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Auburn, Alabama -- Fall is the peak season for yellow jackets and hornets in Alabama. Many people encounter and even experience painful stings from these wasps during outdoor activities.
Yellow jackets are mostly black-and-yellow wasps. Hornets can be black and while like the bald-faced hornet, or may have a red color background instead of black. Hornets typically have relatively large top margin of the head and rounded segment of the abdomen. Paper wasps are typically the members of Polistinae.
Yellow jacket (left), hornet (right) and paper wasp (bottom) – Images credit to Bugwood, InsectImages.org
All of them make nests of paper-like material containing chewed word fragments and saliva secretions. Most yellow jacket species nest underground using existing hollows, but some may nest aboveground in buildings, in tree cavities or structural voids. Hornets build nests by chewing wood to make a papery pulp, attached to tree or shrub branches or under building eaves. Their nests have paper combs with surrounding envelope. Paper wasps, also called umbrella wasps, usually construct water-resistant nests with open combs with not surrounding envelope. The nests usually are exposed in human-inhabited, sheltered areas, attached to wood on the underside of porch decks, eaves, or other overhangs of a house and in dark cavities.
Yellow jackets and hornets are very aggressive and their stings are very painful to humans. Paper wasps are not as aggressive as yellow jackets and hornets, but they do attack when they feel being threatened.
By fall, yellow jackets, hornets, and paper wasps reach maximum size of family members and peak period in activities. The cycle begins with a few mated overwintered females who start new nests from scratch early spring and become foundress queens. The new nests may contain a dozen developmental cells and remain relatively calm, often unnoticed. By fall, yellow jacket nests reach maximum size, typically contain 300 to 120,000 developmental cells depending on the species and environmental conditions. In south Alabama, large perennial colonies are maintained by some species and are ruled by multiple queens, tended by thousands of workers and contain millions of cells.
Most of the summer, yellow jackets are predators and feed on other insects. However in the fall, they diet changes to preferably sugary concoctions and they are mostly attracted to rotting fruit and tree sap, human beverages and sweet food, fruit juice, and the likes. They labor long hours to collect enough food to feed and maintain the colony overwinter.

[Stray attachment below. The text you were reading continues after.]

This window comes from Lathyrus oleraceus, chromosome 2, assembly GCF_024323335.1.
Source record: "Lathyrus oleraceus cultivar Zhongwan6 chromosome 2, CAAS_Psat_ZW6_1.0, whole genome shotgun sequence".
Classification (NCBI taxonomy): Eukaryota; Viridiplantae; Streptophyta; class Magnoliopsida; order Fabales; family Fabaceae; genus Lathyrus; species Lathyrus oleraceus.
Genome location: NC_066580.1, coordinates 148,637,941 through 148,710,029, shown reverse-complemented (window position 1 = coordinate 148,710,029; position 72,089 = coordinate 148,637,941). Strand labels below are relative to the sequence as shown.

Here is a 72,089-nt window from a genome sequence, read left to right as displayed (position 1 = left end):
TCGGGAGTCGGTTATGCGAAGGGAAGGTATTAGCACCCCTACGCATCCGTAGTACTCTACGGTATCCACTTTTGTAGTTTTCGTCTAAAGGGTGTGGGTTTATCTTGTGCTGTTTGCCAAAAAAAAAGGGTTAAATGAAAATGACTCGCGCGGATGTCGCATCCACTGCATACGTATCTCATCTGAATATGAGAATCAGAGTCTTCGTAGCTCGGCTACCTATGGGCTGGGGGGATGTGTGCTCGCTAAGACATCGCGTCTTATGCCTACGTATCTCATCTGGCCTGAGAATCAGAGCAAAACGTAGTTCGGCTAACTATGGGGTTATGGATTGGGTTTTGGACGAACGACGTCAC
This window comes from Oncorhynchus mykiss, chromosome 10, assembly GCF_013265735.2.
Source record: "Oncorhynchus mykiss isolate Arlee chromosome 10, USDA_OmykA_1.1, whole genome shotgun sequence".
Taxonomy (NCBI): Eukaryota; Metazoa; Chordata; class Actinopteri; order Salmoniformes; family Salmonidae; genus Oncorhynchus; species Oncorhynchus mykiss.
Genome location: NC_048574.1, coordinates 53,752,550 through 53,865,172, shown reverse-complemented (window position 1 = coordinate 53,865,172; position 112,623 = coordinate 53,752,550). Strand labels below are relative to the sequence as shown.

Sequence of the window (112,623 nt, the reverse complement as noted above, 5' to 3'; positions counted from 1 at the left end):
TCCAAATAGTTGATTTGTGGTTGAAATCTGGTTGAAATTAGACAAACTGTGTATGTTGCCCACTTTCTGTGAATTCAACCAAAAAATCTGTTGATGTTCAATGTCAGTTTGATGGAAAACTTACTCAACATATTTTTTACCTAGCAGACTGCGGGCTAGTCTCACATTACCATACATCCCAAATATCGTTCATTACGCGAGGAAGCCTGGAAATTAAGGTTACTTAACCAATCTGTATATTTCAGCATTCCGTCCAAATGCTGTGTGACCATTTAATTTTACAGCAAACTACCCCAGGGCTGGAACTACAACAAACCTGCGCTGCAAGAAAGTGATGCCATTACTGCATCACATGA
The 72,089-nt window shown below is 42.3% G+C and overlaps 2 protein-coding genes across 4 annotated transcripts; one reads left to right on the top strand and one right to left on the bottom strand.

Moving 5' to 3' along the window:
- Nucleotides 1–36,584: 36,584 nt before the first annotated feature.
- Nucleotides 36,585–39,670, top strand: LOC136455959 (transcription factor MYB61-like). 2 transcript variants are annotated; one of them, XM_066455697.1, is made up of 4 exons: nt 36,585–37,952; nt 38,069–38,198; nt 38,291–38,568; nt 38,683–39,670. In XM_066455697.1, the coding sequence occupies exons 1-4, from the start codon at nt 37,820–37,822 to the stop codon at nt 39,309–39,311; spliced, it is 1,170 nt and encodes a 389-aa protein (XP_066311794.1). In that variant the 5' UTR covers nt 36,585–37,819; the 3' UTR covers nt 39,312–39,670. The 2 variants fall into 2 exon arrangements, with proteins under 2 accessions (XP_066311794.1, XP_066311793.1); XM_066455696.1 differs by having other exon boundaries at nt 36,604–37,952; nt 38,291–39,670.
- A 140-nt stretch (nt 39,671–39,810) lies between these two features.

Residents can deter wasps by eliminating food sources such as open garbage cans that providd food and moisture. Prevent wasp stings by staying clear of areas that will attract the stinging wasps, including fruit orchards, flower-beds, picnic areas, outdoor restaurant seating and backyard barbecues.
Treatment should be performed late at night after all the wasps are resting in the nest. Identify the nest opening during the daytime so you can direct your treatment after dark.
The most useful tool for managing yellow jackets is arguably, a dust applicator directly to their nests. Hand dusters and air dusters are the more common applicators. These should be operated by a pest control professional who wears protective garments.
The advantage of using a dust formulation is that the dust can be carried by air deep into cavities and voids of wasp nests. The dust particles remain on the concealed surfaces, awaiting contact with foraging yellow jackets, which, in turn, contaminate other nest mates. Using wettable powder insecticides in surface-treating yellow jacket nests can accelerate the colony-elimination process. This permits same-day nest removal.
Aerosol and mist insecticides, such as pyrethirins and other botanical extracts, should be applied to nest cavities after dark when nest members are contained within the treatment zone. They can also be used during the daytime, provided you do not stand directly under the nests suing the treatment. One advantage of these formulations is that they can be sprayed as far as 20 feet. Most aerosol-based sprays cause wasps and hornets to drop instantly. After treatment, wait a few days to ensure that the colony is destroyed, then scrape or knock down the nest.
Although it is necessary to close off multiple entry points of wasps from structural voids to the living and work species, homeowners should never caulk close an exterior entrance to an active yellow jacket nest in a structure. This action only alarms the trapped wasps and causes them to seek out alternative escape routes to the outdoors.
Unlike honey bees, all female and worker wasps and hornets can sting repeatedly. They don't die after stinging because their stingers are not barbed and are not pulled out of their bodies. With occasional stings comes the likelihood of increased sensitivity to venom. Be cautious of small areas bare of vegetation because they could be ground nests of yellow jackets.
Xing Ping Hu
Professor/Entomology Specialist, ACES
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